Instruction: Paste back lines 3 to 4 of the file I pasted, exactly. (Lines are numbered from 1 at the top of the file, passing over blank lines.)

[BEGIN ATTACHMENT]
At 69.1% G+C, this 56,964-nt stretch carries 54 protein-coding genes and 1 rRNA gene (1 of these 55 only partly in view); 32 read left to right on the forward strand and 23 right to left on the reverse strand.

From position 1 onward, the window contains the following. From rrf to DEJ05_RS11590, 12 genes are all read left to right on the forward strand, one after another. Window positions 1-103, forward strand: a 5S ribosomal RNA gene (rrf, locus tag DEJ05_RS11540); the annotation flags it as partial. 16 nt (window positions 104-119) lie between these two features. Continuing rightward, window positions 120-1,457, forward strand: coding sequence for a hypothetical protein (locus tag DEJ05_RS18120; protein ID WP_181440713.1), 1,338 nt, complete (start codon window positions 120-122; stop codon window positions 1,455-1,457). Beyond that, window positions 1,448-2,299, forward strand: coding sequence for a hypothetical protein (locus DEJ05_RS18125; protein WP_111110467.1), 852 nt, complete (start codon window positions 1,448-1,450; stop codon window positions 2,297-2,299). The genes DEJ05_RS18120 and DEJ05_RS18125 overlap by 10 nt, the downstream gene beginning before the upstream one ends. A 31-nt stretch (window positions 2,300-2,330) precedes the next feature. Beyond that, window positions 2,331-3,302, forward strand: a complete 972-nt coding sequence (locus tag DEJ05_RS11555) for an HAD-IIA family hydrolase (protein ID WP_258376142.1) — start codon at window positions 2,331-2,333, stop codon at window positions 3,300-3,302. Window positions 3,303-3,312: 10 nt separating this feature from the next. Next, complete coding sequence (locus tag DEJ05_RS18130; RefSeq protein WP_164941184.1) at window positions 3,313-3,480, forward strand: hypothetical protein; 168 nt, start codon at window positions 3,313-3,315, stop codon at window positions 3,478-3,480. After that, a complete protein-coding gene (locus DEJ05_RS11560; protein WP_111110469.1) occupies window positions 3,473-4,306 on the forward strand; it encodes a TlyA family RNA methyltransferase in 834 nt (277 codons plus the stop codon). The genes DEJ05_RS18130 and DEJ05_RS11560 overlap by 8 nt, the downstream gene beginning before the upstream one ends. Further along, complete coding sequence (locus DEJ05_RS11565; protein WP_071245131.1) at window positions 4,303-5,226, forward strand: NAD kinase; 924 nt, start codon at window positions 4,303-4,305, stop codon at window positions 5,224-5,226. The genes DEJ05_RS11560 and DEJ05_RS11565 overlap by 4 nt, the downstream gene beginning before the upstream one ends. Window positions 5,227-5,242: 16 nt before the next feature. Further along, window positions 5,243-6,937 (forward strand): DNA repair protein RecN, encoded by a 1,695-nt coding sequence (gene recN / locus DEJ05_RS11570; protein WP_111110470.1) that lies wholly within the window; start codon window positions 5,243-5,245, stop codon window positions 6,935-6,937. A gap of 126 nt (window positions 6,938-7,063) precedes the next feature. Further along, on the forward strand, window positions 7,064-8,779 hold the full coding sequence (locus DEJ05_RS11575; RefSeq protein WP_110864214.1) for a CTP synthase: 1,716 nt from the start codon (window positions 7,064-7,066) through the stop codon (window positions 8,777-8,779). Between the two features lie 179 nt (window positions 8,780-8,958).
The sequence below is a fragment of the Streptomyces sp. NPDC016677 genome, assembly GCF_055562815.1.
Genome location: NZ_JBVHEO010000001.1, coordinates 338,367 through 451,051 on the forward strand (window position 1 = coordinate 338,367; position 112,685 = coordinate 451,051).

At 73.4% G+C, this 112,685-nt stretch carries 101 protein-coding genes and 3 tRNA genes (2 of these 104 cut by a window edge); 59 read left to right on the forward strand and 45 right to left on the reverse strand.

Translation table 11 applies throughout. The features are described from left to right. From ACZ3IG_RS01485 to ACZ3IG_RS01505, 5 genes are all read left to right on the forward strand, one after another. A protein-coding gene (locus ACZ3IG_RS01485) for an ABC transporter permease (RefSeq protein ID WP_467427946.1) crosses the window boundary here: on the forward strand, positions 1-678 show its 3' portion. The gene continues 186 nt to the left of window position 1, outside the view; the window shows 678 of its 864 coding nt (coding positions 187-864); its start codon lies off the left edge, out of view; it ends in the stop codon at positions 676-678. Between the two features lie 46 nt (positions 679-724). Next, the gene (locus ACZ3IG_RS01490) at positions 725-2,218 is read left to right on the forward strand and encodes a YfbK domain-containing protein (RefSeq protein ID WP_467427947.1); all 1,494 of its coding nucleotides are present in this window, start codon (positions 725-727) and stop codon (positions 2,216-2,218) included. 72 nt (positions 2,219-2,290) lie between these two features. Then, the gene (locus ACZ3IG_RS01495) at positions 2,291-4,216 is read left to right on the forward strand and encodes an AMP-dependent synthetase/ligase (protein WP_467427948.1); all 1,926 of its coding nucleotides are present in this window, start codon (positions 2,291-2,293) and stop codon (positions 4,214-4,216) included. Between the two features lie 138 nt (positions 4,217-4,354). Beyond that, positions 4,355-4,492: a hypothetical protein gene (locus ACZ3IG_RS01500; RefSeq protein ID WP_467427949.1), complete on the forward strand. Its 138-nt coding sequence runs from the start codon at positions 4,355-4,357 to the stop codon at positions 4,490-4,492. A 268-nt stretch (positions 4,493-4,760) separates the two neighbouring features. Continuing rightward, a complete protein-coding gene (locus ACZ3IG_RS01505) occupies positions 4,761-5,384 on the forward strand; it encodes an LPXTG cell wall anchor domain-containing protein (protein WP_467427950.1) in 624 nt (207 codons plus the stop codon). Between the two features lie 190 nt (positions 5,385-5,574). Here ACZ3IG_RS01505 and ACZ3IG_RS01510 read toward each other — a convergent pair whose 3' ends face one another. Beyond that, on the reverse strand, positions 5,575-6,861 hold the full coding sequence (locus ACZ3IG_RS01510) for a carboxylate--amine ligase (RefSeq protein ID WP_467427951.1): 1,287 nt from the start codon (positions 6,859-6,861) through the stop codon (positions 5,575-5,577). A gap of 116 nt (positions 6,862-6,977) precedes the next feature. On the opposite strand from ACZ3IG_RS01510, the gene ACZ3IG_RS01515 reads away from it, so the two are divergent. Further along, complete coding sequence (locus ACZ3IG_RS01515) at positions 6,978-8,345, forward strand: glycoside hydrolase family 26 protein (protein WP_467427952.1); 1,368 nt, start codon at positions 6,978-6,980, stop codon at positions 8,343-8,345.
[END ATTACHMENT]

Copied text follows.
The sequence below is a fragment of the Streptomyces sp. NPDC016677 genome, assembly GCF_055562815.1.
Genome location: NZ_JBVHEO010000001.1, coordinates 338,367 through 451,051 on the forward strand (window position 1 = coordinate 338,367; position 112,685 = coordinate 451,051).